Once a part-time professor at PSU, Nudelman was introduced to Viking athletics by a close friend, former PSU professor Mike Tichy. Nudelman said he started donating the money because the program was hurting for cash and he wasn’t, but the time and energy he’s expended has been just as valuable as the ridiculous checks.
“We really became involved within the athletic department when Pokey Allen was here,” Nudelman said. “Pokey Allen and his staff and I became good friends. I became very much involved in the development of funds for the program. I became president of the Viking Athletic Club for two years trying to raise money.”
Nudelman has been around for some of the best times—back-to-back Division II football championship appearances feature prominently in his mind—and the worst, including when basketball was cut in the ‘80s prior to moving to Division I in 1996.
He said one year Safeway donated 1,500 hotdogs to give to students at a football game, but only 600 were actually consumed.
“Pokey actually woke up this town and the whole state,” Nudelman said.
Aside from his deep friendship with the legendary Allen, Nudelman said much of the pleasure he gets from supporting the Vikings stems from getting to know the players and watching them grow and develop.
The same was true for his wife of 60 years, Elinore, who passed away two years ago. Elinore’s name is on the walls of both the men’s and women’s locker rooms as a tribute to her passionate support for the Vikings.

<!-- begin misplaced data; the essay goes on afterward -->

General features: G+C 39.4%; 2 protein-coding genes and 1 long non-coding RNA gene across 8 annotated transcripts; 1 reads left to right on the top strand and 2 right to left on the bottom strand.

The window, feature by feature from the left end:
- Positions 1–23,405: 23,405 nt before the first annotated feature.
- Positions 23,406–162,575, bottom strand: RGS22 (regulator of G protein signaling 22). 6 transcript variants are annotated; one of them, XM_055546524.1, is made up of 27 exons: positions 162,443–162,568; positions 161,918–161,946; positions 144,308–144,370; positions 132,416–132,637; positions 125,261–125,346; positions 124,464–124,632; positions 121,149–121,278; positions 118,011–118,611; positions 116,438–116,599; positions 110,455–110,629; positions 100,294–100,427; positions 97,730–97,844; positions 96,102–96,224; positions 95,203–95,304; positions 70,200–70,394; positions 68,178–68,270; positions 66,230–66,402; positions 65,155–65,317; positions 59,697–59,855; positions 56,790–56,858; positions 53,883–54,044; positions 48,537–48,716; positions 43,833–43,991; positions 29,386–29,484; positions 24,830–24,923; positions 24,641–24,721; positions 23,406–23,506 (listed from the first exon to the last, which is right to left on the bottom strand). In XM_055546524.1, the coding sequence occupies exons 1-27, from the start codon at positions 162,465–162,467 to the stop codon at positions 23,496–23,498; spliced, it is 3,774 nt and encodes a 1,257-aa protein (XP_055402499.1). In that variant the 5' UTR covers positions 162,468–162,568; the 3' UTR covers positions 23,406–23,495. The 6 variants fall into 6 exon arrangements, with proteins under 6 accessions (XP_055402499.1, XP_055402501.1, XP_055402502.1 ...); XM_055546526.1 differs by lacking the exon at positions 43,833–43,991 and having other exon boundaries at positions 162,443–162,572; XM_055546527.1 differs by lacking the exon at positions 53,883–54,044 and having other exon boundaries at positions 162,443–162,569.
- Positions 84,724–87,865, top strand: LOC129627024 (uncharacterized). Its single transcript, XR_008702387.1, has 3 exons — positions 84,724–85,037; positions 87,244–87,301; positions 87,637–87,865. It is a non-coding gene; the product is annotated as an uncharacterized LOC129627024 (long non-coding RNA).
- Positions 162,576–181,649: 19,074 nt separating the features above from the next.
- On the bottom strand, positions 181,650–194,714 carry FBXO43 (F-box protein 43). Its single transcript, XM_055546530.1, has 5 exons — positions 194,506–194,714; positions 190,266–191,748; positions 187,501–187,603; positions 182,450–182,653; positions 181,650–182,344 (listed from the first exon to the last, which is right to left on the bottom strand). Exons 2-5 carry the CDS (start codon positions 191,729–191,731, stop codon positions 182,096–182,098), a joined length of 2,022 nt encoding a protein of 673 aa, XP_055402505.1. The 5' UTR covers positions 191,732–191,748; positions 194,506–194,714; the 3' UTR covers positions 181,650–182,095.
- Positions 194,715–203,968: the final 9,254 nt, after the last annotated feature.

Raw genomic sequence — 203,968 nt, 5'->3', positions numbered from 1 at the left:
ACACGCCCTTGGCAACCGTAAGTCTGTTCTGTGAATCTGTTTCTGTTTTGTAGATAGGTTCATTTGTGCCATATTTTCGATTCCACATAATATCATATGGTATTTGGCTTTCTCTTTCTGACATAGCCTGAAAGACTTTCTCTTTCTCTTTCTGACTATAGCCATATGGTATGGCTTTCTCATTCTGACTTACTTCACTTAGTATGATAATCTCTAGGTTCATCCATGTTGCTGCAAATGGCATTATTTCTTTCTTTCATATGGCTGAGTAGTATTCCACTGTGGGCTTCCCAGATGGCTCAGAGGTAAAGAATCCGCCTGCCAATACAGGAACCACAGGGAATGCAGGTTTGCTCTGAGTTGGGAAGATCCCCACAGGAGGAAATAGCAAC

“It’s so great for the coaches and the players to know there’s someone like Jerry out there who cares as much as he does,” said athletic director Torre Chisholm. “He takes the time to get to know the players, shows an interest in things they care about. Overall, it’s great to have someone like him around the program.”
Nudelman was born in Brooklyn, N.Y., on July 2, 1923. His father, Mike, was a first baseman for a semi-pro baseball team, the Brooklyn Bushwicks. The team would play a doubleheader on Saturday and a doubleheader on Sunday, passing the hat around after each game, then dividing the money between the visiting team and the 20 Brooklyn players.
“My dad had a season ticket [to the Brooklyn Dodgers] on the box alongside third base. The other three seats were for the Archdiocese. We’d be sitting with nuns, priests, bishops, that sort of thing,” Nudelman said.
An athlete from a young age, Nudelman recalls playing stickball, punchball and basketball while growing up in Depression-era New York.